Carson’s Reid follows in family footsteps |

Carson’s Reid follows in family footsteps

Darrell Moody

Multi-tasking in track and field is the norm for the Reid family.

Jim Reid competed in the decathlon at Azusa-Pacific College which is where he met his wife, Julie, who was heptathlete, on the school’s track team. Jim’s brother, Kevin, coaches world-class decathlete Bryon Clay, and also competed in track at Carson High in the early 80s.

And now, their son, Corey, a sophomore-to-be at Carson High, recently competed in his first decathlon at Mt. San Antonio College in Southern California.

If his first deacathlon is any indication, Corey Reid could have a bright future in the sport. Reid was first in his grade level and second overall at the Mt. Sac High School Decathlon with a score of 5.260 points for the 10 events, which included wins in the high jump (6-2), 400 (51.0) and 1500 meters (4:35).

Not bad for a guy who was unsure whether he wanted to compete or not when his dad first broached the subject to him.

“I didn’t want to have to compete against a bunch of seniors,” Reid admitted. “Once I found out that they did it by grade level, I thought I might have a chance (to do well). I didn’t even think about winning until after the first day was over and I was first.”

By doing so well, Reid may have earned an invitation next spring to the Arcadia Invitatonal, which is one of the top track meets on the West Coast.

Reid beat his nearest freshman competitor by approximately 1,000 points, and he surpassed his goal of 5,000 feet.

“Yeah, that was a good score,” said the elder Reid, who along with his wife, are assistants on the Carson track team. “It’s a very good score for anywhere. He wanted to get 5,000 points. After nine events, he needed to run around a 5:20, and he goes out and runs a 4:35.

“The (college) coaches at Mt. Sac couldn’t believe he was only a freshman. They told me we had something special.”

What made Reid’s performance even more impressive is that he didn’t have much time to train during the high school season.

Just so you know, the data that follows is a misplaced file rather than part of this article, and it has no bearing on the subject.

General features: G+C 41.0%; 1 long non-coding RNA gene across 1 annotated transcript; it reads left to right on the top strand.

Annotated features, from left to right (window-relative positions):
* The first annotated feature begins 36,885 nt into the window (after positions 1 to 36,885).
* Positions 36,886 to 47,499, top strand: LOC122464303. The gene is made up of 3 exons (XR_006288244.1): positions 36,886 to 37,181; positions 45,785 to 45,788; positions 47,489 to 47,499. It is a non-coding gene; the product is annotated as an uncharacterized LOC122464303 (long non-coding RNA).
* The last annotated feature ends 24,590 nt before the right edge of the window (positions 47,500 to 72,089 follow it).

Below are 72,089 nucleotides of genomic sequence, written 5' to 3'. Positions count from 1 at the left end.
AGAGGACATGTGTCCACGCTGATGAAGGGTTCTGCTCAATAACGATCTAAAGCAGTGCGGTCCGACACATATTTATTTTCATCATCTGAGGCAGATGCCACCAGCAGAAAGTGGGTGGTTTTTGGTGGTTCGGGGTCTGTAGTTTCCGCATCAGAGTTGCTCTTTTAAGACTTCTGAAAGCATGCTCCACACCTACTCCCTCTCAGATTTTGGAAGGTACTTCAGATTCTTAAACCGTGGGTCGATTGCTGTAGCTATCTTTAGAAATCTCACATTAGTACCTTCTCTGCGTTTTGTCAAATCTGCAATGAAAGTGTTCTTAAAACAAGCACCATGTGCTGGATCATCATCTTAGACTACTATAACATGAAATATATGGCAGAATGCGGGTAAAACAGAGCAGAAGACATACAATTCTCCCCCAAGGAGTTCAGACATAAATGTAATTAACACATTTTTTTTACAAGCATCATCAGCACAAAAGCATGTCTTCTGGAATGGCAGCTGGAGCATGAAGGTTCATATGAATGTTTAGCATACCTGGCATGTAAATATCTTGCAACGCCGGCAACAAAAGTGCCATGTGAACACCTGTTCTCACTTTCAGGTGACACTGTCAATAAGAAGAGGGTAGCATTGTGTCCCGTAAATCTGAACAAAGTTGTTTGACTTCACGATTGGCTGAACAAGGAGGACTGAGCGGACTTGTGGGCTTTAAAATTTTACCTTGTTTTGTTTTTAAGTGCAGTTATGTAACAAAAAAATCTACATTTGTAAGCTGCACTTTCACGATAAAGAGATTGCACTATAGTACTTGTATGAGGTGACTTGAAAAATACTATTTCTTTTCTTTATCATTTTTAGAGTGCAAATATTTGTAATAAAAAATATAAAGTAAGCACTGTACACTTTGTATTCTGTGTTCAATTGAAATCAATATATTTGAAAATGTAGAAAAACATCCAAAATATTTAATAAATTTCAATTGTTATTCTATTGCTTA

“I just did my normal high school workout and then learned the throws and the pace of the 1500,” Reid said. “I’ll do it (the 1600) a couple of times in high school, but I won’t do it as regular event.”

The Carson standout said the 400 and 1500 are probably his best events of the 10 in the decathlon, and his worst might be the discus where he threw “70-something” feet.

“I like the javelin (he threw 123 feet),” Reid said. “It’s pretty fun to chuck a spear.”

His dad. who coaches vaulters at Carson, thinks his son could be a good pole vaulter. He cleared 9-feet at the meet.

“I think he could be a good vaulter,” said the elder Reid. “He’s tall, fast and jumps well.”

Corey hasn’t grown into his body yet, but after one year at Carson he’s already proven to be one of the best athletes on campus. He was a standout football player on the freshman team, and certainly would be a varsity player no later than his junior year.

Is he a football player competing in track or a runner just playing some football? Only time will tell for sure.

“This year will be more of a telling tale,” said the elder Reid. “He enjoys both. I think right now he wants to continue to do both and see where it takes him.”

“Right now I think I’m a runner who plays football,” Reid said. “I’ve done more in track than I have in football. Football is fun. I’ll at least play it all through high school.”